IRUS Total

How delayed and non-adherent treatment contribute to onward transmission of malaria: a modelling study

File Description SizeFormat 
HowDelayedAndNonAdherentTreatment.pdfPublished version1.02 MBAdobe PDFView/Open
Title: How delayed and non-adherent treatment contribute to onward transmission of malaria: a modelling study
Authors: Challenger, J
Goncalves, BP
Bradley, J
Bruxvoort, K
Tiono, AB
Drakeley, C
Bousema, T
Ghani, AC
Okell, LC
Item Type: Journal Article
Abstract: Introduction Artemether-lumefantrine (AL) is the most widely-recommended treatment for uncomplicated Plasmodium falciparum malaria. Its efficacy has been extensively assessed in clinical trials. In routine healthcare settings, however, its effectiveness can be diminished by delayed access to treatment and poor adherence. As well as affecting clinical outcomes, these factors can lead to increased transmission, which is the focus of this study. Methods We extend a within-host model of Plasmodium falciparum to include gametocytes, the parasite forms responsible for onward transmission. The model includes a pharmacokineticpharmacodynamic model of AL, calibrated against both immature and mature gametocytes using individual-level patient data, to estimate the impact that delayed access and imperfect adherence to treatment can have on onward transmission of the parasite to mosquitoes. Results Using survey data from 7 African countries to determine the time taken to acquire antimalarials following fever increased our estimates of mean total infectivity of a malaria episode by up to 1.5- fold, compared to patients treated after 24 hours. Realistic adherence behaviour, based on data from a monitored cohort in Tanzania, increased the contribution to transmission by 2.2 to 2.4-fold, compared to a perfectly-adherent cohort. This was driven largely by increased rates of treatment failure leading to chronic infection, rather than prolonged gametocytaemia in patients who have slower, but still successful, clearance of parasites after imperfect adherence to treatment. Our model estimated that the mean infectivity of untreated infections was 29-51 times higher than that of treated infections (assuming perfect drug adherence), underlining the importance of improving treatment coverage. Conclusion Using mathematical modelling, we quantify how delayed treatment and non-adherent treatment can increase transmission compared to prompt effective treatment. We also highlight that transmission from the large proportion of infections which never receive treatment is substantially higher than those treated.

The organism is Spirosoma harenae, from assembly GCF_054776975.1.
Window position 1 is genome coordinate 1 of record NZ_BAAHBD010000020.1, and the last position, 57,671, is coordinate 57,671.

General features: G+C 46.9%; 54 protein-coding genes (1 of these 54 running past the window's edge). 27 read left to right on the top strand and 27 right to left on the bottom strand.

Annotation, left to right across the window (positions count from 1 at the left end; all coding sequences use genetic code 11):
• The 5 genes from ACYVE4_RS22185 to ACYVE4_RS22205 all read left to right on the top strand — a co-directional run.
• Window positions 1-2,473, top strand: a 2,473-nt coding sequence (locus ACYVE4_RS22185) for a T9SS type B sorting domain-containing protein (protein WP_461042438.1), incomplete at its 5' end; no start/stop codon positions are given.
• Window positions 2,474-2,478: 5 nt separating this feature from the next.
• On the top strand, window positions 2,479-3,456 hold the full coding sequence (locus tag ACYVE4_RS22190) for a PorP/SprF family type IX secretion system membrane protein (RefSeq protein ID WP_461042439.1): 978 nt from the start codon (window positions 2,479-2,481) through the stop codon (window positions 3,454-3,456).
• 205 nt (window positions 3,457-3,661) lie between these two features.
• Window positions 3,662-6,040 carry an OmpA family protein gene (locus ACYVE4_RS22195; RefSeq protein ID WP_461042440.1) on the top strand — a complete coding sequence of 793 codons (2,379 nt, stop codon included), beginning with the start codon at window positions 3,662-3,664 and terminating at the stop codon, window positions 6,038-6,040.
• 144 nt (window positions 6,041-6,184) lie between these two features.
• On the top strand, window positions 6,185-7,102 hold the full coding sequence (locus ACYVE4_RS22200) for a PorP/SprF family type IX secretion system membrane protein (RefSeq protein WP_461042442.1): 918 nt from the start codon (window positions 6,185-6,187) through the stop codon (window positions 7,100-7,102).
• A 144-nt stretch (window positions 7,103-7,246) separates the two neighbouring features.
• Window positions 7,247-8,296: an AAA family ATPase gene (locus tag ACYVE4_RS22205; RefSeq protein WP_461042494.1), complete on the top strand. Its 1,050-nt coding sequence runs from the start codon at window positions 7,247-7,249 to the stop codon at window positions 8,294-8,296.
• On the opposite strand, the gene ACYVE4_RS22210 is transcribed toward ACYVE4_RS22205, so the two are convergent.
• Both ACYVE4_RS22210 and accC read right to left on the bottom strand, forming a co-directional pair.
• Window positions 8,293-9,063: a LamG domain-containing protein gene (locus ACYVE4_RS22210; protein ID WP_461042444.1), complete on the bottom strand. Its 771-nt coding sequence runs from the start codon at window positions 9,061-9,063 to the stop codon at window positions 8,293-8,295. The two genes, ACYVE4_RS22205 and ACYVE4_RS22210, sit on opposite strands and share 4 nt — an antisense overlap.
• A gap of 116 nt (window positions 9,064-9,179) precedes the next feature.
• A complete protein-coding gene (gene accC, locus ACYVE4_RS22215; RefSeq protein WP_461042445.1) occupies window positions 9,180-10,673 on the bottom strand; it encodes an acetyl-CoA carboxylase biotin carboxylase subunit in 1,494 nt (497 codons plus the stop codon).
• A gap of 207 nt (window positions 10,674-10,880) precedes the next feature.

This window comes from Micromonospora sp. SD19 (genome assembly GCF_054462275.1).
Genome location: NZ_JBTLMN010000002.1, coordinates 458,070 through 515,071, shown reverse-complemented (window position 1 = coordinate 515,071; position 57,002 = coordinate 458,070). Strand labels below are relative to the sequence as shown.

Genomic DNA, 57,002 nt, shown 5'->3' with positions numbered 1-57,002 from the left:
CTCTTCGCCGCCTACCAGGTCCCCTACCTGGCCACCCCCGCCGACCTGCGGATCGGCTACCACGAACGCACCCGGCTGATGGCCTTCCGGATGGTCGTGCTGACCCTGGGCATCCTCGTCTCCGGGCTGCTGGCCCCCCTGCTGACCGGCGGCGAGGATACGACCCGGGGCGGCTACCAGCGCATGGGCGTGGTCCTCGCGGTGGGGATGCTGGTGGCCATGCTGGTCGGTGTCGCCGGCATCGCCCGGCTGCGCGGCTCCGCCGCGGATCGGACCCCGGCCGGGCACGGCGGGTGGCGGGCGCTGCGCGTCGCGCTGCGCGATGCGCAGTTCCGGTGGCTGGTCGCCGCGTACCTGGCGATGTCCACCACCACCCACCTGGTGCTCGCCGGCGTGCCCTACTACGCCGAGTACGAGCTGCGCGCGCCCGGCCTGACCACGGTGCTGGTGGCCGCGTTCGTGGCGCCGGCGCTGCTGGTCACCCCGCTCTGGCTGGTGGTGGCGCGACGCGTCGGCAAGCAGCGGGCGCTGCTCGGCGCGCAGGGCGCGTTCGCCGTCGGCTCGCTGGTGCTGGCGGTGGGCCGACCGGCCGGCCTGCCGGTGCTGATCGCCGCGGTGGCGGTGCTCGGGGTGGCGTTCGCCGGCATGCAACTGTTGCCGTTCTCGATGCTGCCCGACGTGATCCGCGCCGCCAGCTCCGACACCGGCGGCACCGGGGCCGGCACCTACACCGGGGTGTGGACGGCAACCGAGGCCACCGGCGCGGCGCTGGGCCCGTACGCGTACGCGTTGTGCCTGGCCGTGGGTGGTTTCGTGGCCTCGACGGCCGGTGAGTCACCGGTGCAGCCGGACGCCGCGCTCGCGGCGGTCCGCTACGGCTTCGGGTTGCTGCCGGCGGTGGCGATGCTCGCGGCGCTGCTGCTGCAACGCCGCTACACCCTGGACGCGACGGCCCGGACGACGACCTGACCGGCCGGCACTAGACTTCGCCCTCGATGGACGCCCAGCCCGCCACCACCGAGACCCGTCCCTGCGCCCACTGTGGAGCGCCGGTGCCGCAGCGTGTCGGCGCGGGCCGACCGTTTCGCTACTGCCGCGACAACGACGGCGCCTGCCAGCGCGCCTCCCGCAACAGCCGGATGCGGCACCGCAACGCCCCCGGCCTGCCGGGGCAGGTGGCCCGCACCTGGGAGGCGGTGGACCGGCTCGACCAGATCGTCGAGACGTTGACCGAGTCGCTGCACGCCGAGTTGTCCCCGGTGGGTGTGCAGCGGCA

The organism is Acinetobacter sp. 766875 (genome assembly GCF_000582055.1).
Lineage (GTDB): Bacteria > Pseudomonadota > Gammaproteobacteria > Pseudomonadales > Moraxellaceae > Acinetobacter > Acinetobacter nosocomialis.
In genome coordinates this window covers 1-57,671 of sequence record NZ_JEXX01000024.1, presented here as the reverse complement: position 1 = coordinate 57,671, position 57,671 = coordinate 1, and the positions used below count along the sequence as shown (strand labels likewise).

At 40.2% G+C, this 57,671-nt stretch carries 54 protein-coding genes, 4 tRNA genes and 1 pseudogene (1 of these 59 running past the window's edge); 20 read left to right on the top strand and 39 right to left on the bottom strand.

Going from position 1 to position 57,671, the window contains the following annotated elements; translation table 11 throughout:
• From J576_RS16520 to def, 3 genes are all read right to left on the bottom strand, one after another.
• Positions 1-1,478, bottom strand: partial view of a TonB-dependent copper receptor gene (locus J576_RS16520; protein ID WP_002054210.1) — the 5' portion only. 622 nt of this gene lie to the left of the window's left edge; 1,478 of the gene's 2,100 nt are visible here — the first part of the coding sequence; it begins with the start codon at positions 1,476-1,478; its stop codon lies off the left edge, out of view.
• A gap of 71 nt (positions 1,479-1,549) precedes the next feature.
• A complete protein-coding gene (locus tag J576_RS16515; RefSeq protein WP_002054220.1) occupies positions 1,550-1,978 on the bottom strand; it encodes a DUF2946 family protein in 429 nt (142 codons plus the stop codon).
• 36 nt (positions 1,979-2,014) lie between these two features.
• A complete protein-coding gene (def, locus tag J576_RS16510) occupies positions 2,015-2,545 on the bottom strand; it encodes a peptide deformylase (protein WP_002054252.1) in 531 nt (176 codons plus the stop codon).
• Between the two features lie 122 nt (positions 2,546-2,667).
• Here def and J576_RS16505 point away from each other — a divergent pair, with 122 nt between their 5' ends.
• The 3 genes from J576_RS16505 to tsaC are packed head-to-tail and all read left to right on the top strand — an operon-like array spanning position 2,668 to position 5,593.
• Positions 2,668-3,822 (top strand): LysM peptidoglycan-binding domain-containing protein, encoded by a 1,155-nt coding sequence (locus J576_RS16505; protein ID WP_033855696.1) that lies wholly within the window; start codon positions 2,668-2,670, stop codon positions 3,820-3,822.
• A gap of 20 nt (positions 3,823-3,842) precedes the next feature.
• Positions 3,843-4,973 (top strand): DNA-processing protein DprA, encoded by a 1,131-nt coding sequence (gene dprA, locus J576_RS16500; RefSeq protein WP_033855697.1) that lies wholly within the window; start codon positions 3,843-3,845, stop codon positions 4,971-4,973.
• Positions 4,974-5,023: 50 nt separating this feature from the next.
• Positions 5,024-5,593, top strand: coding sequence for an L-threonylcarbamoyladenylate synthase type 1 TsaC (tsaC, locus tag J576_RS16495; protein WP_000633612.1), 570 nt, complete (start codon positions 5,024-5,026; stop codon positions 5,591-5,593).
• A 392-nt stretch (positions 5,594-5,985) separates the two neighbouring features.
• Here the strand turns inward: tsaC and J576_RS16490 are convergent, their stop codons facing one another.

Date of Acceptance: 10-Nov-2019
URI: http://hdl.handle.net/10044/1/74888
DOI: 10.1136/bmjgh-2019-001856
ISSN: 2059-7908
Publisher: BMJ Publishing Group
Journal / Book Title: BMJ Global Health
Volume: 4
Issue: 6
Copyright Statement: © Author(s) (or their employer(s)) 2019. Re-use permitted under CC BY. Published by BMJ. This is an open access article distributed in accordance with the Creative Commons Attribution 4.0 Unported (CC BY 4.0) license, which permits others to copy, redistribute, remix, transform and build upon this work for any purpose, provided the original work is properly cited, a link to the licence is given, and indication of whether changes were made. See: https://creativecommons.org/licenses/by/4.0/.
Sponsor/Funder: Medicines for Malaria Venture
Medical Research Council (MRC)
The Royal Society
Funder's Grant Number: PO14/00561
Keywords: malaria
mathematical modelling
Publication Status: Published online
Article Number: e001856
Online Publication Date: 2019-12-10
Appears in Collections:School of Public Health